As lawyers, we have many areas of common interests and concerns. I ask you to consider the full range of positive and constructive things the ABA does to improve the profession and advocate for the integrity of our legal institutions. You ask what the ABA has done to help the thousands of lawyers who have been affected by the economic crisis. In addition to the resources we offer at www.abanet.org/economicrecovery and elsewhere throughout the association, please also note that responding to the economic crisis is a legislative priority of the ABA. More information is at http://www.abanet.org/poladv/priorities/#econ.

I encourage your participation in the ABA so that your views can be heard as the House of Delegates develops and evaluates policies in the future.

I thank you again for your comments.

Sincerely,

Carolyn B. Lamm

President, American Bar Association

First, about the brief filed in the Arizona case, the problem isn’t that the ABA can’t file a brief in this matter.  It’s that the brief is phrased in such a way as to sound as though the ABA speaks with one voice on the matter, and not that it is merely the opinion of Ms. Lamm, her office, or even of the House of Delegates.

And if it’s true that the ABA had to file a brief because it “must take positions on issues involving the just rule of law,” ask yourself this: what legal cases don’t involve the just rule of law?  Some cases are obviously more important than others, and there’s no denying that Arizona’s immigration enforcement is a hot ticket item.  But, before this amicus brief was filed, the ABA had in its history only filed 8 briefs at the trial level.  Ms. Lamm has filed 2 briefs regarding challenges to the same law while the cases were at the trial level and before the law was even in effect (the second brief was filed on the case brought by the DoJ).

Why not wait until the facts can be developed and the case has reached a higher court?  Maybe Lamm is correct that this really is an extraordinary law.  Or, maybe her time in office ends a few days after the Arizona law takes effect.  But maybe that’s just cynical of me.  After all, what interest could Ms. Lamm, who practices international arbitration, have in seeing her name on top of one of these briefs?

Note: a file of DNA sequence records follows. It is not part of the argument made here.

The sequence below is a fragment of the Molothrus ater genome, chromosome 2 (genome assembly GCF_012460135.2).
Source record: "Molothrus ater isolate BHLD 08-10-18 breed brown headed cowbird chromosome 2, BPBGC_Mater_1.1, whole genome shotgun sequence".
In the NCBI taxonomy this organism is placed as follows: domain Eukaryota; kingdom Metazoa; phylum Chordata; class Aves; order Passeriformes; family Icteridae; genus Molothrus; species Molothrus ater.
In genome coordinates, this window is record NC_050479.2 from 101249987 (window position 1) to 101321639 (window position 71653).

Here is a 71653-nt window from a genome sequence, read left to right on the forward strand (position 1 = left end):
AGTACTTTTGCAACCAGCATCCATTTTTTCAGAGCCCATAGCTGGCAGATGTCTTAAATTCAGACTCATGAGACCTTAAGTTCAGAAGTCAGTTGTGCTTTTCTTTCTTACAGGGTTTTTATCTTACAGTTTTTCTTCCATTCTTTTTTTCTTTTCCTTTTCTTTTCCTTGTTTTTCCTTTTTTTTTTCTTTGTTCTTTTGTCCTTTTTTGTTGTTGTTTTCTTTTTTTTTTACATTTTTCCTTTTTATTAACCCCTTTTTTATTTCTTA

Moving on, let’s take a look at what the ABA actually said when it adopted responding to the economic crisis as a legislative priority:

The ABA supports relief for law students and recent law school graduates during the current economic downturn, both with Congress and with the Executive Branch, to ease the burdens of educational debt. Legislative proposals the ABA is exploring include raising the cap on federal Stafford loans, incorporating bar study loans into the definition of an educational loan, and permitting retroactive borrowing from the federal government to pay back private student loans, as well as allowing TARP funds to be used to assist in student loan repayment or extension.

What?  More federal loans for law students?  Ms. Lamm has previously said that the ABA can do nothing to reduce the number of law schools, citing anti-trust concerns.  But does the ABA really need to endorse more government-subsidizing law degrees?  “Sorry, we’re not allowed to use band aids, but how about this delicious salt?”

And the Economic Recovery Resources?  The name alone ought to tell you that it’s off the mark.  We’re not in recovery mode yet.  The nation is facing a potential double dip recession, and even if it does recover, law firms will be slow to respond.  Economic Crisis Resources would be more appropriate, instead of trying to white-wash the situation.